Special to the Cape Charles Mirror by Paul Plante
After reading the Washington Post article “Why efforts to persuade the electoral college to ditch Trump probably won’t work” by Sean Sullivan and Ed O’Keefe, December 6, 2016, and the Politico article “Rogue electors brief Clinton camp on anti-Trump plan – Kasich emerges as the group’s alternative Electoral College pick” By Kyle Cheney and Gabriel Debenedetti, 12/05/16, where we are informed about the existence of a group calling itself the “Hamilton Electors,” I thought it time, past time, perhaps, to revisit the subject of American presidents as was actually laid out by the founding fathers in the Federalist Papers, which have to be read as a body to properly understand them, and what they have bequeathed to us in our own times here in the USA.
According to the Washington Post, the name of this group calling itself the “Hamilton Electors” nods to Alexander Hamilton’s writings in the Federalist Papers, which the founders of this group and other Trump critics hold up as an argument that the electoral college should serve as a safeguard against allowing someone unfit for the presidency to serve.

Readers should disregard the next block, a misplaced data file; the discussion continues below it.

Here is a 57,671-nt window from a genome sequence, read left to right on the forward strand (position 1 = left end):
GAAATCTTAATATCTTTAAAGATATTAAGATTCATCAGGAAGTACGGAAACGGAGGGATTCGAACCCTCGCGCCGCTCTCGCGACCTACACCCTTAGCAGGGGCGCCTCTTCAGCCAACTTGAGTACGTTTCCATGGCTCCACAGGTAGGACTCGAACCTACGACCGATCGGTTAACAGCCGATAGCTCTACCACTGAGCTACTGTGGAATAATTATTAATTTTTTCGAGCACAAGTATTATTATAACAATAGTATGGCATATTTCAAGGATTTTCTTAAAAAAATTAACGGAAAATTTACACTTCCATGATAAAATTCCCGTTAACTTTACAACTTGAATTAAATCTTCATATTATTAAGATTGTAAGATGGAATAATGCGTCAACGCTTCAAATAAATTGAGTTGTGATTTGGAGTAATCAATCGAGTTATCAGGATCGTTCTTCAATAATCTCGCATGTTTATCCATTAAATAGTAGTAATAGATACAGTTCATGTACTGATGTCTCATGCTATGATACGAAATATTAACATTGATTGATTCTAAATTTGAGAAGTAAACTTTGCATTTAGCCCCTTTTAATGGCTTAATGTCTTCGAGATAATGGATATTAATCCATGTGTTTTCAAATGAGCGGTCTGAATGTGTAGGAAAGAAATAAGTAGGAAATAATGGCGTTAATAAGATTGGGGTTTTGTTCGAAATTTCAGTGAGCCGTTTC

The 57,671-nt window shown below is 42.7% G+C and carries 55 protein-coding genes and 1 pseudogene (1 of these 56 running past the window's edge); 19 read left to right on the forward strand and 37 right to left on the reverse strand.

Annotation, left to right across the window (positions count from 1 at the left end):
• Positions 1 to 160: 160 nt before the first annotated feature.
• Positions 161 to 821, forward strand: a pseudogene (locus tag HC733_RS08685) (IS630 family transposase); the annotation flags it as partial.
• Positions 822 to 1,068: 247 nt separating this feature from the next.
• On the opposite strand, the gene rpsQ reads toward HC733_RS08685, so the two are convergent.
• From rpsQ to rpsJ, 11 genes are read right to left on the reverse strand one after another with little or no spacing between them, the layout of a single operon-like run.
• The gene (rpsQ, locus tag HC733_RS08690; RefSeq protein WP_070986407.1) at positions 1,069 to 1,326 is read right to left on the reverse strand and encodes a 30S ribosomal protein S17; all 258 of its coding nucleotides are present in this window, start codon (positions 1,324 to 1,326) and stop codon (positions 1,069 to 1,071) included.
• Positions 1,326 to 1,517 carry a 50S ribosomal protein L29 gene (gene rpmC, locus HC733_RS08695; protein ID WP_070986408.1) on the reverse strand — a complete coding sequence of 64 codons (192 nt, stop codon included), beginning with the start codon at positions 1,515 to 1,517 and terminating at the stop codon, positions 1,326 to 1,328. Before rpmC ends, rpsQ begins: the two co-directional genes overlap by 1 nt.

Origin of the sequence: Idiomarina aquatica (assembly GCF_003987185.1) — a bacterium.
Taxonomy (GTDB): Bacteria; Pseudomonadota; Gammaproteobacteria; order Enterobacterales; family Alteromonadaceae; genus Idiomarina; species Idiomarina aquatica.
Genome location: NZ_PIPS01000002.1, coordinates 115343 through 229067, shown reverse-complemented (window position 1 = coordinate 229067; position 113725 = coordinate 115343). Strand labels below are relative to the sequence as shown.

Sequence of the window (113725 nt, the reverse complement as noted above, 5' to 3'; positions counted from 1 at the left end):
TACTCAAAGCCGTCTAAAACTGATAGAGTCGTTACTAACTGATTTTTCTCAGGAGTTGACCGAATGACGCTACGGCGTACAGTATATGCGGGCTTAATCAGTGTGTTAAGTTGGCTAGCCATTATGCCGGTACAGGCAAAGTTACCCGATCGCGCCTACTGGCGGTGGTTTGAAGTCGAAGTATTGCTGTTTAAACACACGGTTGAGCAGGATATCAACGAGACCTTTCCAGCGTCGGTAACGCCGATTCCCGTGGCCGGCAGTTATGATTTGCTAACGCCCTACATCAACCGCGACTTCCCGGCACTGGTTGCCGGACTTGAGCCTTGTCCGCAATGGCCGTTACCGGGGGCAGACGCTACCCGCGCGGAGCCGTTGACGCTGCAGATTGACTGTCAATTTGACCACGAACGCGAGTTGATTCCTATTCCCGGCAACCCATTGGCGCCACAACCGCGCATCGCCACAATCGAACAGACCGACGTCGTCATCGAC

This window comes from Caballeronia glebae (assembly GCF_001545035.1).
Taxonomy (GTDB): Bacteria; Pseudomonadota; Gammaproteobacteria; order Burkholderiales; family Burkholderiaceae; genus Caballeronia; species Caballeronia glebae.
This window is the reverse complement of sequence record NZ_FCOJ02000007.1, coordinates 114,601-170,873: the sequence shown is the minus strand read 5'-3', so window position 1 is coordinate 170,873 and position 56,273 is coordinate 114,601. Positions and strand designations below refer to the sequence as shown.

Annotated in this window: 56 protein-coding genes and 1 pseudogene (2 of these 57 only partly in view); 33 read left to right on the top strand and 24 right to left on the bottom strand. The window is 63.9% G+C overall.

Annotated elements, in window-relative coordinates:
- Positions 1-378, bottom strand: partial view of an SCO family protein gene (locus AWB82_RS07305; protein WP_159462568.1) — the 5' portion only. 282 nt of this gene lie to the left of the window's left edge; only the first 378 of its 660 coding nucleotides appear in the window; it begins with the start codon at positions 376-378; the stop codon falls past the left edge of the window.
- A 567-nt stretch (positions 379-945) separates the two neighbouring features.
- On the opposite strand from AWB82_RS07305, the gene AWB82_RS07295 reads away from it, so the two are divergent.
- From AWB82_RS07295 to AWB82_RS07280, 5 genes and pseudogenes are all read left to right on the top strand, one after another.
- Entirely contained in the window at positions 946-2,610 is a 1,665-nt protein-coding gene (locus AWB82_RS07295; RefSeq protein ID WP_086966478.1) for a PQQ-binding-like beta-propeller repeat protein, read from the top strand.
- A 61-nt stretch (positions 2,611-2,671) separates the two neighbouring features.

In actuality, the first time we come across mention of the Electoral College in the Federalist Papers, it is not by Alexander Hamilton, at all; to the contrary, it is John Jay, this nation’s first chief justice, in FEDERALIST No. 64 from the New York Packet on Friday, March 7, 1788 to the People of the State of New York, wherein Jay, writing as Publius, informs us as follows with respect to selection of this nation’s chief magistrate, to wit:
The power of making treaties is an important one, especially as it relates to war, peace, and commerce; and it should not be delegated but in such a mode, and with such precautions, as will afford the highest security that it will be exercised by men the best qualified for the purpose, and in the manner most conducive to the public good.
The convention appears to have been attentive to both these points: they have directed the President to be chosen by select bodies of electors, to be deputed by the people for that express purpose; and they have committed the appointment of senators to the State legislatures.